|Series:||Wordsworth Classics of World Literature|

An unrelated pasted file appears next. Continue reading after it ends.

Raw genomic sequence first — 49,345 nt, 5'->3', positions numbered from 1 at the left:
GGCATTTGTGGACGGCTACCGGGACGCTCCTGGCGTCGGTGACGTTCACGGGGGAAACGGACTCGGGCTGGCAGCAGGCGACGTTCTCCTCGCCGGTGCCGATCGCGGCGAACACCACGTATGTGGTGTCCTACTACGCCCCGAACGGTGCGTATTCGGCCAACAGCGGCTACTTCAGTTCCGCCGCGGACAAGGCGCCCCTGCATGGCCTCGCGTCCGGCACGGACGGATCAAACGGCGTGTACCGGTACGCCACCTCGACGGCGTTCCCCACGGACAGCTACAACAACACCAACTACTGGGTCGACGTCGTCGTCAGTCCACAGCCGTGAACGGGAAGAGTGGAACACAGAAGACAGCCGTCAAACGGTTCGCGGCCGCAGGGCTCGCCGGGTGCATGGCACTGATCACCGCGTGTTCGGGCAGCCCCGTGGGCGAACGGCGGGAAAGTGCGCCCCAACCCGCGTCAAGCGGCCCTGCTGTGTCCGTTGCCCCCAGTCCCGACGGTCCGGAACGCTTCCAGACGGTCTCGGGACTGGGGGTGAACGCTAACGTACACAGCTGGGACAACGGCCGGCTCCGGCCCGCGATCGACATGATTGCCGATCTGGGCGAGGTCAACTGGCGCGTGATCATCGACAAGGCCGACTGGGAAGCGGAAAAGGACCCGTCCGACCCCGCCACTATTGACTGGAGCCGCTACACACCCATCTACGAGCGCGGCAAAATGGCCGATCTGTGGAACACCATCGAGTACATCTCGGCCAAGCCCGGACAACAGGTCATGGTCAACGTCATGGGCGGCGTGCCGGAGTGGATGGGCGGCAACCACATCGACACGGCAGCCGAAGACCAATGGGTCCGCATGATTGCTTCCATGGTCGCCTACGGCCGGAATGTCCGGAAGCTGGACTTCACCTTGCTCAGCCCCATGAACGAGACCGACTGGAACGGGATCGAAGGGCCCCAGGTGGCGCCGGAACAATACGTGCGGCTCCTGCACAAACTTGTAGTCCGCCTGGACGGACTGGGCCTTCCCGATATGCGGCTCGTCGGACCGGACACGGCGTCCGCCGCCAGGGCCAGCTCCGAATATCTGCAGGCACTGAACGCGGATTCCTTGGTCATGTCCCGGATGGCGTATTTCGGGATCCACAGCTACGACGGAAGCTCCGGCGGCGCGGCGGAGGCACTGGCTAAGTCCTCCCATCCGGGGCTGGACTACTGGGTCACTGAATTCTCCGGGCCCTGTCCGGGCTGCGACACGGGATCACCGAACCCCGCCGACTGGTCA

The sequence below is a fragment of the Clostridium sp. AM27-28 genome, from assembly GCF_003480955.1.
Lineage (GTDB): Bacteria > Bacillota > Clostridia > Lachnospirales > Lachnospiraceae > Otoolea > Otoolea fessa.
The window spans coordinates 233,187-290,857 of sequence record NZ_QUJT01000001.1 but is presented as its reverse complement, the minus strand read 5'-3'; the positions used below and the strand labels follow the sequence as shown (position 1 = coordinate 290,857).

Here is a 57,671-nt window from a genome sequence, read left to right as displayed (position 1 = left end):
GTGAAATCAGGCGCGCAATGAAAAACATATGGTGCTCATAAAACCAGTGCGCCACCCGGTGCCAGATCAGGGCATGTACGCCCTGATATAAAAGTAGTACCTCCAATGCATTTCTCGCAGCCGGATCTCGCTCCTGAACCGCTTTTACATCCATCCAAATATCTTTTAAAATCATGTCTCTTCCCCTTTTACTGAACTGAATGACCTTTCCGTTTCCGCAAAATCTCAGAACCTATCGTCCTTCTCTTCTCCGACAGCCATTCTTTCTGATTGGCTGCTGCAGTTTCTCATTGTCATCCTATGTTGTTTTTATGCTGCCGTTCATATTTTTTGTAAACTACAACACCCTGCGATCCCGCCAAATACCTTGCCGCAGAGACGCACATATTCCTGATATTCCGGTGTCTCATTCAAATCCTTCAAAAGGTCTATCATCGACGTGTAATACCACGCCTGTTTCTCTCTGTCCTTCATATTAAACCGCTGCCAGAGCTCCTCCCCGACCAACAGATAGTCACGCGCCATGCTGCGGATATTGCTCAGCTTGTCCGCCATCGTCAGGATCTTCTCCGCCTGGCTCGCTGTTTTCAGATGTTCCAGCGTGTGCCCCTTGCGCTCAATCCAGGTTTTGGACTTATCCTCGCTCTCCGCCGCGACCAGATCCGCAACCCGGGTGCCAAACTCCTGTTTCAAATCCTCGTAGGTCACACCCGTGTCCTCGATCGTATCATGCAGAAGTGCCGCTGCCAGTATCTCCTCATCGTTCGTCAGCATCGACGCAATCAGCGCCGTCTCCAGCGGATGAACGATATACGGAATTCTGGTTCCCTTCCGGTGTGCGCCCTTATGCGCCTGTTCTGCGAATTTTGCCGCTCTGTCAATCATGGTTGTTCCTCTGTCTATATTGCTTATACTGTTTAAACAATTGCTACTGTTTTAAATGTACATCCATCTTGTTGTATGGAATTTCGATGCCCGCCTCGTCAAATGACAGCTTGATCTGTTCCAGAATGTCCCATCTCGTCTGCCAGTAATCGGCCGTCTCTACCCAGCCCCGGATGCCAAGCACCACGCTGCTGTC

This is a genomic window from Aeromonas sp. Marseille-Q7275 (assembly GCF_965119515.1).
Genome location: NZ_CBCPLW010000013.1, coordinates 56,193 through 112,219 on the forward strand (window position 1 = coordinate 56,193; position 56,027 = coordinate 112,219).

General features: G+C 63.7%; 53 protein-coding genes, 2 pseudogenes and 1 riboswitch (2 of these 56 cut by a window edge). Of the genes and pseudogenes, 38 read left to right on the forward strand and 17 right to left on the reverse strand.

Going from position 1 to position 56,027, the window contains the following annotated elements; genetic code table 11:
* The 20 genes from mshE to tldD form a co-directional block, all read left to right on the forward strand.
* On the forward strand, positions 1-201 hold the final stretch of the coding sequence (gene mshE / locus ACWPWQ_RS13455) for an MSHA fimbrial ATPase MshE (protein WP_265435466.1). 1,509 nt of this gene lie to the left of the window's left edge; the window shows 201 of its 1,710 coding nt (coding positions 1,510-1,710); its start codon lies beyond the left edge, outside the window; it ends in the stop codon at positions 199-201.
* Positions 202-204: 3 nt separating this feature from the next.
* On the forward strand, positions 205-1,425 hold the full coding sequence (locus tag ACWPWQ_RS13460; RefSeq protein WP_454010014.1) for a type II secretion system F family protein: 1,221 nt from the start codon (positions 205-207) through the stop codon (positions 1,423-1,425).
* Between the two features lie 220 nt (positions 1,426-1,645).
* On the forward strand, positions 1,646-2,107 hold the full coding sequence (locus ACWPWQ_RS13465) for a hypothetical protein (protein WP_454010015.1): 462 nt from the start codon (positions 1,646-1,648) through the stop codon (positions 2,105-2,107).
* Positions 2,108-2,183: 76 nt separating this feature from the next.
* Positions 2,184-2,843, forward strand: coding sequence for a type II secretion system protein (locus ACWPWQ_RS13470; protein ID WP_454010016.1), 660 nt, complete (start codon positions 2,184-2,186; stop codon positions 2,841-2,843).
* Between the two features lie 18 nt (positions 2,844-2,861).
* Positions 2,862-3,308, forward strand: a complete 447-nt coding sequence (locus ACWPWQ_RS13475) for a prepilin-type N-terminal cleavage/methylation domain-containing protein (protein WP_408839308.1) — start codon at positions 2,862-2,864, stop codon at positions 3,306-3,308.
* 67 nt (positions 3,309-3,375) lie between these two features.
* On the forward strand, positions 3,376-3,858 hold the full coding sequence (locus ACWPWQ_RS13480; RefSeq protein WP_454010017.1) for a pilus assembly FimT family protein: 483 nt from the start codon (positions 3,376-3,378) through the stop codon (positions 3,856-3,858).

Upanishads are mankind's oldest works of philosophy, predating the earliest Greek philosophy. They are the concluding part of the Vedas, the ancient Indian sacred literature, and mark the culmination of a tradition of speculative thought first expressed in the Rig-Veda more than 4000 years ago. Remarkable for their meditative depth, spirit of doubt and intellectual honesty, the Upanishads are concerned with the knowledge of the Brahman, the Ultimate Reality, and Man's relationship with it. The name Upanishad is derived from the face-to-face mode of imparting knowledge - in the utmost sanctity and secrecy, to prevent its trivialisation or perversion. Composed in Sanskrit between 900 and 600 BC, the Upanishads presented here are by far the oldest and most important of those that exist. Twelve were first translated more than a hundred years ago, and have been extensively revised and edited. The thirteenth is an entirely new translation by Suren Navlakha.